A 2008 study published in peer-reviewed journal Acta Obstetricia et Gynecologica Scandinavica had similar results: "The success rate for correctly identifying fetal gender (where identification was possible) increased with gestational age, from 71.9% at 11 weeks, 92% at 12 weeks, and 98.3% at 13 weeks, respectively, where gestational age was calculated from the crown-rump length in conjunction with menstrual or ovulation dating," according to researchers.

Typically, you can expect an ultrasound between 18 and 22 weeks during which the technician is likely to share their findings unless you explicitly ask them not to. Still, the accuracy of your exam results will depend on several factors, including timing, your baby's position, your body size, and whether you're carrying multiples.


How far along the pregnancy is makes a big difference in the accuracy of so-called gender ultrasounds. "The accuracy of the ultrasounds increases as gestational age advances," says Bart Putterman, M.D., an OB-GYN at Texas Children's Pavilion for Women in Houston. Waiting until the second trimester increases the likelihood of getting an accurate reading because the fetus' genitals are more developed and easier to see.

Your baby's position

If your sonographer is having a tough time seeing between your baby's legs because of their position, it will impair their ability to determine your baby's sex. "If they are not clearly visualized, mistakes can be made when sonographers guess the gender based on a suboptimal examination," says Dr. Putterman.

Your body size

If you have a larger body, determining a fetus' sex on ultrasound is more difficult, says Michele Hakakha, M.D., a Beverly Hills-based OB-GYN and the author of Expecting 411: An Insiders Guide to Pregnancy and Childbirth. However, an experienced ultrasound operator should be able to get a clear picture for people of all sizes.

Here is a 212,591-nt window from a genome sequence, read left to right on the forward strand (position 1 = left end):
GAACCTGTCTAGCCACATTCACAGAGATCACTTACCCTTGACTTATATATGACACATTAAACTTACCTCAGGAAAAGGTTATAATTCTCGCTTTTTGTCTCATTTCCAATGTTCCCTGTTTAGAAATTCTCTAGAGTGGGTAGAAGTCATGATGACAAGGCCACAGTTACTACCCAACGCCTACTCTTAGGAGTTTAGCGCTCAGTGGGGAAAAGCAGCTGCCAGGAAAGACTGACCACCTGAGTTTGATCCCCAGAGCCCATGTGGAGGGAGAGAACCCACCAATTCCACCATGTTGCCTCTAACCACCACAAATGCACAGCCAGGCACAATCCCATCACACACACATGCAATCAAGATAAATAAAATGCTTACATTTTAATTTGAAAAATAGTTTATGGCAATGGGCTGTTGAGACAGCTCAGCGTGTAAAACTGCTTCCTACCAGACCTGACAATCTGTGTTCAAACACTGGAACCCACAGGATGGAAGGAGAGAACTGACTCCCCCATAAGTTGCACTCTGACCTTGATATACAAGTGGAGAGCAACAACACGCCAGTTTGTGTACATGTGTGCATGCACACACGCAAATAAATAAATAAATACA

Pregnancy with multiples

If you're carrying twins or triplets (or more!), your babies could hide their siblings, making the determination of the sex of each baby more difficult.

When Should I Get a Gender Ultrasound?

Early ultrasounds aren't the most accurate gauge of whether you're expecting a boy or girl. "The earliest in pregnancy that the fetus's sex can be determined by ultrasound is about 12 weeks, and even then, it can be very difficult," says Dr. Hakakha. "The external genitalia—the vulva or penis and scrotum—are not actually external until about 13 weeks."

You may want to wait until later ultrasounds, such as your 20-week anatomy scan, for a more definitive answer.

Note, however, that parents have the option for non-invasive prenatal screening (NIPT), which is a blood test that scans for genetic abnormalities, including Down Syndrome, trisomy 18, and trisomy 13. It can also determine sex by chromosomal analysis. While it's not covered by insurance for all patients, many companies will negotiate an out-of-pocket cost that is very reasonable, and possibly on par with the for-profit ultrasounds offered at many "for fun" ultrasound locations. NIPT can usually be done around 10 weeks of pregnancy or later.

The Bottom Line

It's exciting to learn your baby's sex, but keep in mind that these predictions are sometimes inaccurate or incomplete. In some cases, technicians make an error. And in other cases, your child's gender (their internal sense of who they are) may not match the sex they were assigned at birth. So, either way, it's best to keep an open mind.

Additional reporting by Nicole Harris